Matthew Galsky: And it's this really tight balance in this tight rope that we're walking right now in that we can't minimize the risk of this infection. It's killing way too many people still on a daily basis. At the same time, our patients who have advanced neurologic cancers are still going to be there after this infection, ideally is in the past.
And we're still not going to have the definitive answers in how to address those illnesses in the best way that we can. And so I think that we have to be very careful not to divert all of our attention away from our cancer patients and our cancer clinical trials, and continuing that progress.
Alicia Morgans: So speaking of clinical trials, we know that there have been many trials in bladder cancer, neoadjuvant setting, muscle-invasive disease, very advanced disease, all kinds of combinations. You have been very, very involved with the rapid rate of progress in this setting. And as you mentioned, one of the things that has been so affected by COVID-19 has been our trials and really having to potentially in some settings close all new accrual to trials or to a few trials for patients who may not have other good options, and minimize the trial portfolio overall generally in most centers if not all centers.
So how do you see this affecting progress in bladder cancer specifically and how is your center thinking about trying to get back into the swing of things as we see things peak and resolve a little bit knowing that we probably will have some level of COVID-19 simmering with us for the foreseeable future?
Matthew Galsky: So I think things have been and will be impacted in a negative way, which I'll touch on. But I do think that there's a potential silver lining here as well. So the silver lining first, I think that this has shown us that doing things differently is possible. And what I mean specifically are things like the rapid adoption of telehealth. We published a small pilot clinical trial about three to four years ago where the trial was completely done by telemedicine. Aside from the first visit, it was a trial in patients with rising PSA with prostate cancer. And at the time we really did that study because of recognized geographic barriers to clinical trial accrual. But I think that there are much broader implications adapting those sorts of technologies to do things in a new way.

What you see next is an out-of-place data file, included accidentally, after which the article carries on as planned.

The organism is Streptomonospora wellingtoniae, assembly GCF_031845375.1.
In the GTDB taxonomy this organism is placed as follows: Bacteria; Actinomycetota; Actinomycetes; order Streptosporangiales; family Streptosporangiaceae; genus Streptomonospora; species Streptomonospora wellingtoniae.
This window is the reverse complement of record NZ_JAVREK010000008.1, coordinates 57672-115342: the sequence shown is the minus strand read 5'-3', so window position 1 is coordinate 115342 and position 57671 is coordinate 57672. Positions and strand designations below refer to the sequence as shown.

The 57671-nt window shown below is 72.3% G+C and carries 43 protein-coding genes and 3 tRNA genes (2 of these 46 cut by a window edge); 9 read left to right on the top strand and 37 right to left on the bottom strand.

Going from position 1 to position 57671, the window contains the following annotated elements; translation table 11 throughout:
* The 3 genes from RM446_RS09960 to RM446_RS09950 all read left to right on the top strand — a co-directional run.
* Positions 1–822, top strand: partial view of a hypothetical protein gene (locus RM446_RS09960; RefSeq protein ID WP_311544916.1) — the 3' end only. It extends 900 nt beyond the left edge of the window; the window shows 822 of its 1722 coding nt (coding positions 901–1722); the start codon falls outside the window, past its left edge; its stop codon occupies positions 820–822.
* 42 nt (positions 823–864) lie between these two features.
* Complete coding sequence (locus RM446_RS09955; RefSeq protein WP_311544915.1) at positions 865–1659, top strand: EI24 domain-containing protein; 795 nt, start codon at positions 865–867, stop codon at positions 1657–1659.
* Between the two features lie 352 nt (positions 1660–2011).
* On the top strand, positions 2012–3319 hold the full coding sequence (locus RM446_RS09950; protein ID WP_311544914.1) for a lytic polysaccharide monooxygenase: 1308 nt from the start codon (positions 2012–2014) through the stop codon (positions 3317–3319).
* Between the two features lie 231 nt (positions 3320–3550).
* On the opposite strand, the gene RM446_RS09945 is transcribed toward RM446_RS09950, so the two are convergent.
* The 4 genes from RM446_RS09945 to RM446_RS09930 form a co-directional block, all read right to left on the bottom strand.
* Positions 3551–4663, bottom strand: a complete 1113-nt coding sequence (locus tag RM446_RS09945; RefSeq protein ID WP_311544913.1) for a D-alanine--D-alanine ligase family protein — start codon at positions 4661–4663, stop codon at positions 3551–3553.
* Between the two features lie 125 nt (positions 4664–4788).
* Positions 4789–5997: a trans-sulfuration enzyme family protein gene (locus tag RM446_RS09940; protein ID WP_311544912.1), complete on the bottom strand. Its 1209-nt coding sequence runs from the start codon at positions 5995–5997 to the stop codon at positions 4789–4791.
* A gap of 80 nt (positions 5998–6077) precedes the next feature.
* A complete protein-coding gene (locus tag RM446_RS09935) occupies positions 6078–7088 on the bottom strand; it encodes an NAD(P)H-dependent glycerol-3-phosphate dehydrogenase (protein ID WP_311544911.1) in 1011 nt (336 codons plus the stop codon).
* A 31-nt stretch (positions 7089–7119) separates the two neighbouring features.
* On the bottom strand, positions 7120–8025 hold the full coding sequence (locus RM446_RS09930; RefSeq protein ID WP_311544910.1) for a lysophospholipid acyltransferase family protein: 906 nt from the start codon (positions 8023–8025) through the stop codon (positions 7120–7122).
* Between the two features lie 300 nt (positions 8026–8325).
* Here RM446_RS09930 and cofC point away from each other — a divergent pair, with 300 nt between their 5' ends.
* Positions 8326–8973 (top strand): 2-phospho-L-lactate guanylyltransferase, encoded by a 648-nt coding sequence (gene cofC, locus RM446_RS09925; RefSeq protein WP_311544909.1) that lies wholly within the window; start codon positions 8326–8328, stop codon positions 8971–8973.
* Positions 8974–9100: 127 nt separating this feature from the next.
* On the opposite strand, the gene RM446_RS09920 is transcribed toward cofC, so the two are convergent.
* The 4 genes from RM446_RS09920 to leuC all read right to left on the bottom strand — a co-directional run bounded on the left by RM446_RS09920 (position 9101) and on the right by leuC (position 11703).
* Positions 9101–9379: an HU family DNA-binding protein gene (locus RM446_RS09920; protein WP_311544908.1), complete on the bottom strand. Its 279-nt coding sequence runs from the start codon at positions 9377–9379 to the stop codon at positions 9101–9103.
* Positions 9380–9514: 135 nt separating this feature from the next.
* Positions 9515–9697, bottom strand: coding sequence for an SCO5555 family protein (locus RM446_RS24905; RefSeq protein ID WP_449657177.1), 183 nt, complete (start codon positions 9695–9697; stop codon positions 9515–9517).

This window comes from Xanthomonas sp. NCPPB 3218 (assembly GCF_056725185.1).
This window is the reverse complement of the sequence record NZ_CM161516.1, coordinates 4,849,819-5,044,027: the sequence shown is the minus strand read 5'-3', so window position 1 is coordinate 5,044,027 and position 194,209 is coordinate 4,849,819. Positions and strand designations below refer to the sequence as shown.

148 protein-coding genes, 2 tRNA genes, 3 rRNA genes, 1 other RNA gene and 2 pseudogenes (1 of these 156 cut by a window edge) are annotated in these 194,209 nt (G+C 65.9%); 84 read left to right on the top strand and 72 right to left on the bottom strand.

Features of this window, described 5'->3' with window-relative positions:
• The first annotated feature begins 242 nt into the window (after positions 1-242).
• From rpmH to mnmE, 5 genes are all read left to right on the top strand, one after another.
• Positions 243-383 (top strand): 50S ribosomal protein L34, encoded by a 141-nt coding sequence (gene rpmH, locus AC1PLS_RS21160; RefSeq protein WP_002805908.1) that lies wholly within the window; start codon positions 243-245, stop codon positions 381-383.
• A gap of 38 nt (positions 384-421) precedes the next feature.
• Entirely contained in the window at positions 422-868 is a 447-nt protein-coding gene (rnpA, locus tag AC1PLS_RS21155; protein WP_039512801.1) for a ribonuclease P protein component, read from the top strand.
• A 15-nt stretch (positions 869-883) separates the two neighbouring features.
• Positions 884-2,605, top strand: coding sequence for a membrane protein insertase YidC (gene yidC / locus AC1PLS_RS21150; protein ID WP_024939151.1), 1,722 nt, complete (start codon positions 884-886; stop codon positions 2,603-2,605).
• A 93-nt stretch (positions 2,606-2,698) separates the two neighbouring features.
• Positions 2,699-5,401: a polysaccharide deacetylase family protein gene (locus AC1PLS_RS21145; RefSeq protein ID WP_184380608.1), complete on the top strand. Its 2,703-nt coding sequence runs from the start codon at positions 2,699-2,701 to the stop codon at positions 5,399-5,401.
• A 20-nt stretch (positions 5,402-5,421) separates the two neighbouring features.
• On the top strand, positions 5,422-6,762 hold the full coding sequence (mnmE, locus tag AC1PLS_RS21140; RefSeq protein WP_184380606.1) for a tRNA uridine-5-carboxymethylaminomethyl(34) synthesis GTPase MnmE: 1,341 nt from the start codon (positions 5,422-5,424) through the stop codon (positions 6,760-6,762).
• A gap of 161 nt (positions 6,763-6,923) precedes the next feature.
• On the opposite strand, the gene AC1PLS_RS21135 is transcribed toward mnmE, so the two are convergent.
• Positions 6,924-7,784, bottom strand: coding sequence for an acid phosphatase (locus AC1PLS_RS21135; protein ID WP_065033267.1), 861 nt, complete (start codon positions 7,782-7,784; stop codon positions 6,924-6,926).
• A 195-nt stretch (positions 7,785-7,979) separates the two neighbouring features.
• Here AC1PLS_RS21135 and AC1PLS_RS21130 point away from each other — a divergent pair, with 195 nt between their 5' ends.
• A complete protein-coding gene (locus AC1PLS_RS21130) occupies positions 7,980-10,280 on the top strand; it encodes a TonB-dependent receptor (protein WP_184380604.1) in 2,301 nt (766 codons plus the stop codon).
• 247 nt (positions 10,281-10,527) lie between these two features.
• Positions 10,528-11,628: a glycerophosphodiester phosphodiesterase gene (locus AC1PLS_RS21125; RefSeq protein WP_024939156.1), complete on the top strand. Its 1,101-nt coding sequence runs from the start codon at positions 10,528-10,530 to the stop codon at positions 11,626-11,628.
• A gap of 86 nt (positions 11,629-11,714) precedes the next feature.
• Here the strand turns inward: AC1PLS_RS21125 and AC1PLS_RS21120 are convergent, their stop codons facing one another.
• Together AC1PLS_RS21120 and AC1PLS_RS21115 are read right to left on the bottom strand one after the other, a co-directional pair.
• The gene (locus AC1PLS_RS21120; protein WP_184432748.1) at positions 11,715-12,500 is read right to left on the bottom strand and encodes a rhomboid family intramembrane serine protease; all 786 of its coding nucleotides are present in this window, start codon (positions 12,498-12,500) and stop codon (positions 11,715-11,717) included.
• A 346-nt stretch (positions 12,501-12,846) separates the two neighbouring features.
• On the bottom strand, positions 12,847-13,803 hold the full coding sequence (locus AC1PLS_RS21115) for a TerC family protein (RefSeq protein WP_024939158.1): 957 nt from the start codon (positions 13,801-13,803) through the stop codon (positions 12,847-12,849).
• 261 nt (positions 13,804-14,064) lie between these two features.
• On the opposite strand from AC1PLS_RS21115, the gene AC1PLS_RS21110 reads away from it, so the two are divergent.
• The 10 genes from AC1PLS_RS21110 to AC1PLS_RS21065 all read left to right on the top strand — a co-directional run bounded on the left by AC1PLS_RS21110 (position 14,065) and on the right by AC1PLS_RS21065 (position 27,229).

And so I think that we can take some lessons away from this and not do things simply business as usual. Understand what regulatory practices and procedures are absolutely necessary and contribute to patient safety and which ones don't. And perhaps adapt some technologies that make the process more efficient both for patients and for physicians. So that's a silver lining part.
The downside, of course, is the impact on trials that are ongoing, in which the timelines will likely be off. And the second of course is trials and development, which will potentially start later, potentially not started all in some circumstances based on the shifting landscape, financial considerations, et cetera. So I do think that there's going to certainly be a negative impact in the short term.
We held accruals on a large number of our cancer clinical trials as things were really reaching the peak. And as we passed the peak, at least here locally, we're really looking to ramp back up and do so slowly. And so we're just discussing which trials are the priorities to reopen to accrual within the next week. And we'll probably look at this on a week-by-week basis and ramp-up in that way.
And as we ramp up both our clinical operations and our clinical research operations, it's going to be doing that in a new way, of course. Making sure that the waiting rooms have adequate space for social distancing. Making sure that our clinical trial procedures are such that we minimize visits that aren't absolutely required, these types of things.
Alicia Morgans: Well, I think that they all seem like good strategies and I wish you and your team a lot of luck in the progress that you're going to make reopening gradually over time. And certainly, luck to those patients who are engaging in those trials.
So thank you so much for sharing your perspectives and your thoughts on COVID-19 in your clinical practice. Stay safe and we wish the best to you and everyone there in New York.
Matthew Galsky: Thank you, you too. Stay safe.